How Should You Respond to a Friend’s Appalling Post?

A best friend of 20 years — someone with whom I’m usually politically aligned — recently posted something political and inflammatory on Instagram. I strongly disagreed with her point of view, and the “evidence” she used to bolster her case felt speculative at best and conspiracy-theory-adjacent at worst.

I immediately texted her, telling her as much. And while casinoviva I was grateful that she did end up calling me, I lost my temperas soon as I realized that she wouldn’t accept differing evidence. I yelled, and she yelled back.
In the following days, however, it became clear to her that what she posted was misinformation, and after some emailing, she gave a milquetoast, formal apology to me. After another couple of weeks, I also apologized to her for losing my temper. And yet the friendship still feels terminally damaged. We aren’t speaking.

What should you do when you see that a close friend, someone who considers herself an advocate for truth and justice, posts something not only untrue but also damaging to good-faith arguments in general? And shouldn’t she update her followers? — Name Withheld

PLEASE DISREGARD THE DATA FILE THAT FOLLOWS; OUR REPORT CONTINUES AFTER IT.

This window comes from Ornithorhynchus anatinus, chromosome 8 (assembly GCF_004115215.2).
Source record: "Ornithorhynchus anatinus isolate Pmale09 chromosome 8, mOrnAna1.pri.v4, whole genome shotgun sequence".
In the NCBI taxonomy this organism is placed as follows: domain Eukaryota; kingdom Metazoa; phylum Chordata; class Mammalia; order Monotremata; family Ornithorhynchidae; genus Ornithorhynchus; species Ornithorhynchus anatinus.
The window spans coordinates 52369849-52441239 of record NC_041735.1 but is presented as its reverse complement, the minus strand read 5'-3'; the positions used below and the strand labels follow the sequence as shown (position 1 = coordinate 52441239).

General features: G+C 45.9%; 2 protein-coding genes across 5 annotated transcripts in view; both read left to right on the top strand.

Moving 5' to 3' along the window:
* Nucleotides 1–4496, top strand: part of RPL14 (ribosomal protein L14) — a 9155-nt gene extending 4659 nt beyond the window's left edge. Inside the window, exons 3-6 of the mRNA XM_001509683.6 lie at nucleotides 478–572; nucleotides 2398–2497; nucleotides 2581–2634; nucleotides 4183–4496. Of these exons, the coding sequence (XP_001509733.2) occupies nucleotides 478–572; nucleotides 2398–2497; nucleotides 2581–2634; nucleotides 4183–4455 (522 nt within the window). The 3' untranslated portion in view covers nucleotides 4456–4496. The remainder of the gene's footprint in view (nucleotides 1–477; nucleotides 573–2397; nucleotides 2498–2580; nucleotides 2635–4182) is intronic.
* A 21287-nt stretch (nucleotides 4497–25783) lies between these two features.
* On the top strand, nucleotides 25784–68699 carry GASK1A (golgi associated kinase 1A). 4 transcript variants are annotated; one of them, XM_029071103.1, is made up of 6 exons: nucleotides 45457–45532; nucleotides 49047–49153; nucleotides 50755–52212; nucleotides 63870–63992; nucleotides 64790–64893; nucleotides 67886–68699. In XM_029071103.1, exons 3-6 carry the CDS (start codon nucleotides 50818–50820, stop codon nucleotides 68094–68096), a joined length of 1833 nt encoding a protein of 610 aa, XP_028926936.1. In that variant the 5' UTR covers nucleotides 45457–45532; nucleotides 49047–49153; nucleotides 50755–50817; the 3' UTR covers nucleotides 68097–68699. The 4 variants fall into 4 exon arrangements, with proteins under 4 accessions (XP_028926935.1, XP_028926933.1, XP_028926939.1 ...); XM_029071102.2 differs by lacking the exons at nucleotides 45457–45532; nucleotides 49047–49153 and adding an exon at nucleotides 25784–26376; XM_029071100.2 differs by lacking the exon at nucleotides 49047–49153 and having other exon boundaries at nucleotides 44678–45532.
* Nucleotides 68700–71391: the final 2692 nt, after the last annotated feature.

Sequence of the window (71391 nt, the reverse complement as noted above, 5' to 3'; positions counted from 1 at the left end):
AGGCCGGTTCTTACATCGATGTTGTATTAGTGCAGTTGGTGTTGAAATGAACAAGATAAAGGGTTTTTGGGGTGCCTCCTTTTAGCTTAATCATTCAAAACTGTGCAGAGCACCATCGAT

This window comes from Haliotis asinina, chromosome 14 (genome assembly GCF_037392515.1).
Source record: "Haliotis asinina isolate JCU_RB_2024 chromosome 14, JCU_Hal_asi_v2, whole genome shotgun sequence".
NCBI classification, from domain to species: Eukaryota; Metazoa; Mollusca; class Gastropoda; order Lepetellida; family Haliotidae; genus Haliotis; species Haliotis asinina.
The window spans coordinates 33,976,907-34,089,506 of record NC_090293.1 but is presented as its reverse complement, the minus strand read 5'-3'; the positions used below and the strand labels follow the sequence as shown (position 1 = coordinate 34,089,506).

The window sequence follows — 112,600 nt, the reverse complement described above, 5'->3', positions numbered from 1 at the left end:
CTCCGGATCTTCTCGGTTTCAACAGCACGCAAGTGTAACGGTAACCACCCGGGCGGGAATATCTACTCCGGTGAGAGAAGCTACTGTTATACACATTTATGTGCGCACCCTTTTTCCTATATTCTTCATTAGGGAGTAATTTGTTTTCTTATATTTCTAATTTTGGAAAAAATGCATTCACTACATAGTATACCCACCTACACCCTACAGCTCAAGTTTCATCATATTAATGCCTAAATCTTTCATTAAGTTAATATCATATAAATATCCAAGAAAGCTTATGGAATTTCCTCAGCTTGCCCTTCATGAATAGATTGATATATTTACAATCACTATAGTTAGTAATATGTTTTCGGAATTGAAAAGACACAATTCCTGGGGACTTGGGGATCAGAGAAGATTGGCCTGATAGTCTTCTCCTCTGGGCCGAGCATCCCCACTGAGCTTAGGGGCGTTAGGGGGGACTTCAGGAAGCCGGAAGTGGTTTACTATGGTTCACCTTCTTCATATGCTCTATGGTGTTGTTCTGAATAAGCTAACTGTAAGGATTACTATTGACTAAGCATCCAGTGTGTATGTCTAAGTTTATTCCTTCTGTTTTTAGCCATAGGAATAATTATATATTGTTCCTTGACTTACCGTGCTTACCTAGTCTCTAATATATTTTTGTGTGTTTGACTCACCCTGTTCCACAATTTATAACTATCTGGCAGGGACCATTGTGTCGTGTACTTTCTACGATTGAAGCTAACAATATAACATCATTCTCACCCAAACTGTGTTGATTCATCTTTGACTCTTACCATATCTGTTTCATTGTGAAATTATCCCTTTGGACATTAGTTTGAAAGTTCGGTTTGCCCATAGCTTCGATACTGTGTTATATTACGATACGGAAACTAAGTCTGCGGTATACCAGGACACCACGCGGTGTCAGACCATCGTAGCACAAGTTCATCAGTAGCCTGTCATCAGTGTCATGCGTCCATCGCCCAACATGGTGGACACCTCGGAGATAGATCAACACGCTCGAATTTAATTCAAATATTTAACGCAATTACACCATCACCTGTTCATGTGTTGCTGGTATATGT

From the Ethicist:

It was good that you contacted your friend and set her right. And yes, once she accepted that she’d erred, she should have retracted her post. But the damage to your relationship wasn’t done by your correcting her or by her taking her time to accept that she was wrong. It was done by your losing your temper. Your friend made one kind of mistake with an ill-judged post. You made another in blowing up at her. (And your apology took longer than hers to arrive.) But none of that means that the friendship has to come to an end. If you aren’t speaking to each other, that’s something you have a chance to change by calling her.

I hope you will. In general, it’s bad to get in the habit of severing ties over a political disagreement. It seems even more unfortunate when two people are, like you and your friend, politically aligned, and when, as in your case, the substantive disagreement is over, your friend having conceded that you were right.

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